On Thursday, CPB data revealed that US border apprehensions soared by more than 70 percent in March. The 172,331 migrant encounters recorded represents the highest monthly total in more than two decades, with the Biden administration on pace to top the previous annual record set in 2019 of over 977,000 apprehensions. The president and other administration officials have said the surge is seasonal.
"It's the perception. If you looked at the perception between this administration and the previous administration, one is be tough on border security and that there was consequences," Manjarrez said. "This one [Biden], in essence, almost all the consequences have been taken away. Once those were not utilized, taken away as a tool, what consequence is left now for someone crossing?"
Biden shortly after taking office terminated many of Trump's immigration measures including construction of a wall along the 2,000-mile border with Mexico. The Trump administration was able to construct 400 miles of large steel wall structure despite lengthy court battles and opposition from Congress.
Manjarrez, who served as a CBP sector chief in El Paso, Texas, and Tucson, Arizona, said the surge of migrants coming to the United States is expected to worsen if the Biden administration does not impose a deterrent.
"It's going to be a bigger mess because the numbers are growing... the number is going to continue to increase, it's not going to go down because there is no such thing as seasonal anymore," Manjarrez said. "The seasonal trends haven't occurred in over two decades."
Moreover, he said, the actual number of migrants coming into the United States illegally is higher than the CBP numbers.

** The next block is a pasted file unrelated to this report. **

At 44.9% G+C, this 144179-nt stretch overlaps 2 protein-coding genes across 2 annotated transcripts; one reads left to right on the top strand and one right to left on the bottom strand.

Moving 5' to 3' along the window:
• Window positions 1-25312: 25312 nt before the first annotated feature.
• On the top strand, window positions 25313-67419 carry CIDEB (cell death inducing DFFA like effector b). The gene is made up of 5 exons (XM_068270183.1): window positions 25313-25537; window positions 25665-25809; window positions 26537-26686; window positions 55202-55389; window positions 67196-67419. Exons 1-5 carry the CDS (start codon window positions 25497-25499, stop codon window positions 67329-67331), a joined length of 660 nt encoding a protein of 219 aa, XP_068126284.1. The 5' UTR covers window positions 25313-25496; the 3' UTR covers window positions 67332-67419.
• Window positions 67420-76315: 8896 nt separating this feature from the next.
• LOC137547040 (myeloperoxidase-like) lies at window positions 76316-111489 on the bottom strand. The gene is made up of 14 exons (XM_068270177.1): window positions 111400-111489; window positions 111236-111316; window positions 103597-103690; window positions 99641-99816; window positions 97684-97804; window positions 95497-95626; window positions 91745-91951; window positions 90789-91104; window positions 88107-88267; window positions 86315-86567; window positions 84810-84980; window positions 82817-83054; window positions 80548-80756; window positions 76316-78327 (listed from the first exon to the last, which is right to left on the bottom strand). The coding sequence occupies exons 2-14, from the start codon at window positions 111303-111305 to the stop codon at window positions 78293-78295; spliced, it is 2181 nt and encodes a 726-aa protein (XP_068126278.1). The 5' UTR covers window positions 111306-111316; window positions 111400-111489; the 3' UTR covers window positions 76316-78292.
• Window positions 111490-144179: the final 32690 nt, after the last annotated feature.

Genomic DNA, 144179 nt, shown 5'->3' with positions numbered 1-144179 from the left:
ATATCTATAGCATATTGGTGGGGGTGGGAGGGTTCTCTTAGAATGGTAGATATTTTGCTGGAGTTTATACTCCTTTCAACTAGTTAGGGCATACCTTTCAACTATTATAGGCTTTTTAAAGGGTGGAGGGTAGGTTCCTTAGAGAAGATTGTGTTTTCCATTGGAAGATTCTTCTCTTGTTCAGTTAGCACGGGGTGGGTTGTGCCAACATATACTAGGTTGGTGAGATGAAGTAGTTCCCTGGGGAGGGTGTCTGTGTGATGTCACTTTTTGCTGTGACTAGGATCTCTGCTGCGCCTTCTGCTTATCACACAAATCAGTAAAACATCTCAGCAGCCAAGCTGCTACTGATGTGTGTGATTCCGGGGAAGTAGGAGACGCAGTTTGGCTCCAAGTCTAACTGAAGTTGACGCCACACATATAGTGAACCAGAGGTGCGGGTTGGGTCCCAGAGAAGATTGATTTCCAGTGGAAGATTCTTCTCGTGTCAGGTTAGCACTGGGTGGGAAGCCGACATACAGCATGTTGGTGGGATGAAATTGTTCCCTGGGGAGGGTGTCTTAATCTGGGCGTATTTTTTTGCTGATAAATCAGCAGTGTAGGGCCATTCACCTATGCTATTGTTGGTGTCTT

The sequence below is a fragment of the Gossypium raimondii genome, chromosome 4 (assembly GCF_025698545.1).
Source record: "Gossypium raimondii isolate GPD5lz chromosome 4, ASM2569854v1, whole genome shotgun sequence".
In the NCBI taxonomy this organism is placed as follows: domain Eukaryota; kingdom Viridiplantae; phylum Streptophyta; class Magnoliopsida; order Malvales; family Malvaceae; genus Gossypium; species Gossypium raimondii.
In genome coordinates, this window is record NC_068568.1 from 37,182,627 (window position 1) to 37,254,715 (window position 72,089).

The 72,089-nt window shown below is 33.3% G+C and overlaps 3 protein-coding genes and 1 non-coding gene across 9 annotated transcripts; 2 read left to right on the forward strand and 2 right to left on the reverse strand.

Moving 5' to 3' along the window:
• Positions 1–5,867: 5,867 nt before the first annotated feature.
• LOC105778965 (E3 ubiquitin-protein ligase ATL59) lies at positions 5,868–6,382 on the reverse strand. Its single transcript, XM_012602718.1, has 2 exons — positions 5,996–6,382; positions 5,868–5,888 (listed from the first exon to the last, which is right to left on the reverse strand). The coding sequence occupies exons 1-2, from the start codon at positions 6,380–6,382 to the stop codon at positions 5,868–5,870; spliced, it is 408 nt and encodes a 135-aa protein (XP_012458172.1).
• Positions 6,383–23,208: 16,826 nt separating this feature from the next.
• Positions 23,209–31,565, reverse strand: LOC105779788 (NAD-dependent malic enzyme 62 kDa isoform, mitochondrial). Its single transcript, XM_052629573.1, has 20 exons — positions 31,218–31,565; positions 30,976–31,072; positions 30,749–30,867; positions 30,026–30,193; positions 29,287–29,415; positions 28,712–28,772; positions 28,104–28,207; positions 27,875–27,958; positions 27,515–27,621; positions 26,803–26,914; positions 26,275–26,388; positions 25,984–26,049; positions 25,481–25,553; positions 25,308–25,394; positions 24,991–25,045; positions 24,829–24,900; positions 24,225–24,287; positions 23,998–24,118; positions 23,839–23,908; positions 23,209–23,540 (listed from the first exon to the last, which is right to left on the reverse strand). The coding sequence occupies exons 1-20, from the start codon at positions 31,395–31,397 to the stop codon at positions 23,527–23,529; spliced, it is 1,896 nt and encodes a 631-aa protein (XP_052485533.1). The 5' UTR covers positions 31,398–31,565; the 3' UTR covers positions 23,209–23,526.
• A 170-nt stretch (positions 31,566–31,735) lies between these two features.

Part of the problem, Manjarrez explained, is that mass illegal migration overwhelms CBP resources and collapses operations.
"It's just simply hard to keep up... Our concerns become what's being missed, that's the scary part," Manjarrez said. "Criminal elements do exploit that because the Border Patrol resources are vulnerable to exploitation. It's like any law enforcement entity, there's no way you can be everywhere all the time."
The former sector chief said what ended up getting lost is that the border wall was a "tool."
"What that tool does is it reduces the types of people that cross that area. What you saw in those gaps were probably family units. More than likely you're not going to have a family unit that is going to go over a barrier," he said.
The border wall "turns seconds into minutes," buying law enforcement time to respond to illegal entries into the United States, Manjarrez said, adding that "a barrier is worth its weight in gold in the urban and rural area."
Although Biden kept Trump's policy to expel illegal migrants with COVID-19 symptoms, illegal migrant children who arrive at the border without a legal guardian are exempt from the rule, which has contributed to a record number of them being held in US facilities.
According to data released by CPB on Wednesday, the US has more than 20,000 unaccompanied migrant children in federal custody, an increase of over 2,000 from the previous week.
Manjarrez said the humanitarian aspect of the immigration crisis is "turning out to be a mess."
"You're starting to see kids dropped off in dangerous places," Manjarrez said. "That didn't happen before."
Manjarrez attributed such phenomena to Biden’s change in policy and the president’s idea that the border is "open."
Manjarrez said smugglers have raised their prices - a Mexican national is paying about $6,000 to $7,000 to cross illegally in the El Paso-Juarez border region. Migrants from Northern Triangle countries - Guatemala, Honduras, and El Salvador - are paying about $10,000 per person, he said.
Addressing the root causes of migration from the Northern Triangle countries is welcomed but deterring the influx requires a combination of long-term and short-term solutions, he added.
Biden said he reversed Trump's immigration policies because they were unwarranted, inhumane and inconsistent with America's values. The president and other officials have also said surges tend to respond to "hope" of more humane policies under a new administration.